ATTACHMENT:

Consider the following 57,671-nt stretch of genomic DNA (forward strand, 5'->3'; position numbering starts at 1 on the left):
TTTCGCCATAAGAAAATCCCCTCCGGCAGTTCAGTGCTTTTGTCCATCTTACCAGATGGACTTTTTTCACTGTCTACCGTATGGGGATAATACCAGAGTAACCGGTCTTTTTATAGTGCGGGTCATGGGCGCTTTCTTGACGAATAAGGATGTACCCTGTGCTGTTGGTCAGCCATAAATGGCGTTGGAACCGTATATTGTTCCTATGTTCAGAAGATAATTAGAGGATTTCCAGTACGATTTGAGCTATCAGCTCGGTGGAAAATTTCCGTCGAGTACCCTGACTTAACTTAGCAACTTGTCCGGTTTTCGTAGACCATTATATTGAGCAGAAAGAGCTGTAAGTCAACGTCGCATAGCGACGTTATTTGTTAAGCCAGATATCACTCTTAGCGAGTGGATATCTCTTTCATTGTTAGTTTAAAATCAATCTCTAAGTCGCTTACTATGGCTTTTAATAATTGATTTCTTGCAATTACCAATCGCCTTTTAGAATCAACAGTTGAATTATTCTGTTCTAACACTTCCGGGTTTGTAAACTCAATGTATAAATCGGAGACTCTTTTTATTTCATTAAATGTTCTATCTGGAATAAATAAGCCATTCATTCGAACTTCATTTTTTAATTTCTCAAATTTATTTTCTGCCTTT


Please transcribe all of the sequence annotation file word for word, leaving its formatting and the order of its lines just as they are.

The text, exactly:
Consider the following 57,671-nt stretch of genomic DNA (forward strand, 5'->3'; position numbering starts at 1 on the left):
TTTCGCCATAAGAAAATCCCCTCCGGCAGTTCAGTGCTTTTGTCCATCTTACCAGATGGACTTTTTTCACTGTCTACCGTATGGGGATAATACCAGAGTAACCGGTCTTTTTATAGTGCGGGTCATGGGCGCTTTCTTGACGAATAAGGATGTACCCTGTGCTGTTGGTCAGCCATAAATGGCGTTGGAACCGTATATTGTTCCTATGTTCAGAAGATAATTAGAGGATTTCCAGTACGATTTGAGCTATCAGCTCGGTGGAAAATTTCCGTCGAGTACCCTGACTTAACTTAGCAACTTGTCCGGTTTTCGTAGACCATTATATTGAGCAGAAAGAGCTGTAAGTCAACGTCGCATAGCGACGTTATTTGTTAAGCCAGATATCACTCTTAGCGAGTGGATATCTCTTTCATTGTTAGTTTAAAATCAATCTCTAAGTCGCTTACTATGGCTTTTAATAATTGATTTCTTGCAATTACCAATCGCCTTTTAGAATCAACAGTTGAATTATTCTGTTCTAACACTTCCGGGTTTGTAAACTCAATGTATAAATCGGAGACTCTTTTTATTTCATTAAATGTTCTATCTGGAATAAATAAGCCATTCATTCGAACTTCATTTTTTAATTTCTCAAATTTATTTTCTGCCTTT